Swire highlighted particular issues in his 1998 paper Of Elephants, Mice, and Privacy: International Choice of Law & the Internet. There's a more negative view in Joel Reidenberg's 2000 Resolving Conflicting International Data Privacy Rules in Cyberspace (PDF) and 2001 Ecommerce and Trans-Atlantic Privacy (PDF).

Perspectives are provided in The European Union as a Global Actor (London: Routledge 1999) by Charlotte Bretherton & John Vogler, International Relations Law of the European Union (London: Longman 1997) by Daniel McGoldrick, Colin Bennett & Charles Raab's The Governance of Privacy: Policy Instruments in Global Perspective (Cambridge: MIT Press 2006) and Lars Ilshammar's 2007 'When Computers Became Dangerous: The Swedish Computer Discourse of the 1960s' (PDF) in 9 Human IT 1 (6–37) on Sweden's landmark Data Act.

A discussion of principle and practice regarding EU bilateral and multilaterial agreements concerning the Data Protection Directive, in particular the EU-US Safe Harbor agreement, is here.

subsection heading icon     criticisms

While overall responses within the EU have been positive, some critics argue that the Directive and new Directive-related national legislation is unduly bureaucratic or used to suppress freedom of speech.  

A recent example is Jacob Palme's overstated paper on Freedom of Speech, the EU Data Protection Directive and the Swedish Personal Data Act and his less temperate view of Swedish regulation of the Web. 

The essays by Mayer-Schoenberger and Bennett in Technology & Privacy: The New Landscape (Cambridge: MIT Press 1997), edited by Marc Rotenberg & Philip Agre, are of more value in assessing European developments and their wider implications. 

France's legislation, highlighted below, has faced particular criticism for its chilling effect on media coverage of political or business corruption and public figures.

subsection heading icon     the UK

The UK Data Protection Act 1998 is here.

Studies include Data Protection in the UK (London: Blackstone's Press 2000) by Peter Carey and A Guide to the Data Protection Act 1998 (London: Butterworths Tolley 1998) by Ian Lloyd.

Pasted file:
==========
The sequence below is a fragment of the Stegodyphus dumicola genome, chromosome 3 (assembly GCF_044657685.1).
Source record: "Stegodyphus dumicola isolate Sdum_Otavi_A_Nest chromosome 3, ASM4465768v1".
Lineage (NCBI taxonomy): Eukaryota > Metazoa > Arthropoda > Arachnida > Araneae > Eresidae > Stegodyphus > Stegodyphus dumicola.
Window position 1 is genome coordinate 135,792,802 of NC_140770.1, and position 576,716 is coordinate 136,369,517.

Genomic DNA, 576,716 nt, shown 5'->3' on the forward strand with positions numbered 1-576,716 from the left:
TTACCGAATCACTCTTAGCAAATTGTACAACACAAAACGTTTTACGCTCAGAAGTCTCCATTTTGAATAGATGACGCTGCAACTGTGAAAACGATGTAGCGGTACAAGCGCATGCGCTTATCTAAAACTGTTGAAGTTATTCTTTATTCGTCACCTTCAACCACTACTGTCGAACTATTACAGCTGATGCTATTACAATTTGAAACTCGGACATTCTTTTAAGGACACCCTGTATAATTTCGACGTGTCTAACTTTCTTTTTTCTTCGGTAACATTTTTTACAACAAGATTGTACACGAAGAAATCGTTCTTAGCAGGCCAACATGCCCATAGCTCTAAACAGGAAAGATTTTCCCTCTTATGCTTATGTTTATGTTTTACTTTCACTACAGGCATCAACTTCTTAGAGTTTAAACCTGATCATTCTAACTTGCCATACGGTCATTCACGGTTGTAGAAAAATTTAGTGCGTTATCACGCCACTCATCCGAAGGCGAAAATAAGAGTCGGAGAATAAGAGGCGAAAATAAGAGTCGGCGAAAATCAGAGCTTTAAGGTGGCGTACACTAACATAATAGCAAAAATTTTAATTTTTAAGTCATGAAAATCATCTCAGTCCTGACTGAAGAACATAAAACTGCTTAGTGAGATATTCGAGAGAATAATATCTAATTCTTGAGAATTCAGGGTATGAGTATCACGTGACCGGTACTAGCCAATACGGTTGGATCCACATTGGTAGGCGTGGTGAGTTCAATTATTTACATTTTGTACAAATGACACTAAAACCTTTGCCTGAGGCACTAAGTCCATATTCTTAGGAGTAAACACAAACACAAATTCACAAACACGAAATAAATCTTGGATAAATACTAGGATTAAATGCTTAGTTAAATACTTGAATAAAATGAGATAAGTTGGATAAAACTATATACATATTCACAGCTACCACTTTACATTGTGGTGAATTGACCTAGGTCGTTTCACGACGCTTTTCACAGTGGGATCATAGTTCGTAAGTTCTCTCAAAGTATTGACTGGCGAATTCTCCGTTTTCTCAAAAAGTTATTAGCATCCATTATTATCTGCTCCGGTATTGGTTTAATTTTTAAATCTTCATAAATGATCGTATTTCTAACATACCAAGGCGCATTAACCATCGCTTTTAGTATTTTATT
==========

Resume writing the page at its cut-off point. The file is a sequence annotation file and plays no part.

For a superb and broader view of the UK privacy regime see Michael Tugendhat & Iain Christie's The Law of Privacy & the Media (Oxford: Oxford Uni Press 2002)

subsection heading icon     France

The 1970 French enactment (amending article 9 of the Code Civil) is encapsulated in the statement that "each person has the right to the respect of his private life", with a concept of privacy that is broader than that in Australian and US legislation.

The legislation's authors and subsequent judicial decisions have characterised a right of privacy that embraces all aspects of an individual's spiritual and physical being, including the individual's image (eg photographs), political and religious beliefs, address, personal health and the health of close family members, parental and marital status, and romantic relationships. Each person, in principle, has an exclusive power to define the boundaries of his/her private life and the circumstances in which private information may be publicly released.

As a moral right - like that of copyright - the right to privacy under the legislation survives death; family members may assert a privacy claim on behalf of the deceased and an individual has some vicarious rights regarding disclosure about a close family member.

The legislation has been amended to reflect the EU Directives and - for example through the 1978 Data Protection Act covering personal information held by government agencies and private sector entities - technological developments.

subsection heading icon     Germany

The 1977 Data Protection Act was replaced by a Federal Data Protection Act (FDPA) in 1990. That enactment has been subsequently amended to reflect EU Directives and court rulings; like much privacy legislation it has been criticised as overly-complicated, with calls for a comprehensive revision rather than ongoing piecemeal reconstruction.

The Act provides coverage at the federal level, complemented by state legislation. It applies to the collection, processing and use of personal data by federal government agencies, state agencies in instances where data protection is not governed by state legislation and they give effect to federal law, and private sector bodies unless the collection, processing or use of the data is solely for personal or domestic activities.

It is complemented by a wide range of agency/industry-specific legislation and protocols, such as the delicious Telekommunikationsdienstunternehmen Datenschutzverordnung.

subsection heading icon     other EU states

David Flaherty's Protecting Privacy in Surveillance Societies: The Federal Republic of Germany, Sweden, France, Canada & the United States (Chapel Hill: Uni of North Carolina Press 1992) dates from the early 1980s but remains of value.

At the national level Scandinavia, Germany and the Netherlands continue to set the pace for the rest of the EU. 
Perspectives from Denmark, Belgium, Eire, Sweden and the Netherlands have appeared in JILT.

The following sites are gateways for information about national regimes:



Czech Republic
















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version of June 2007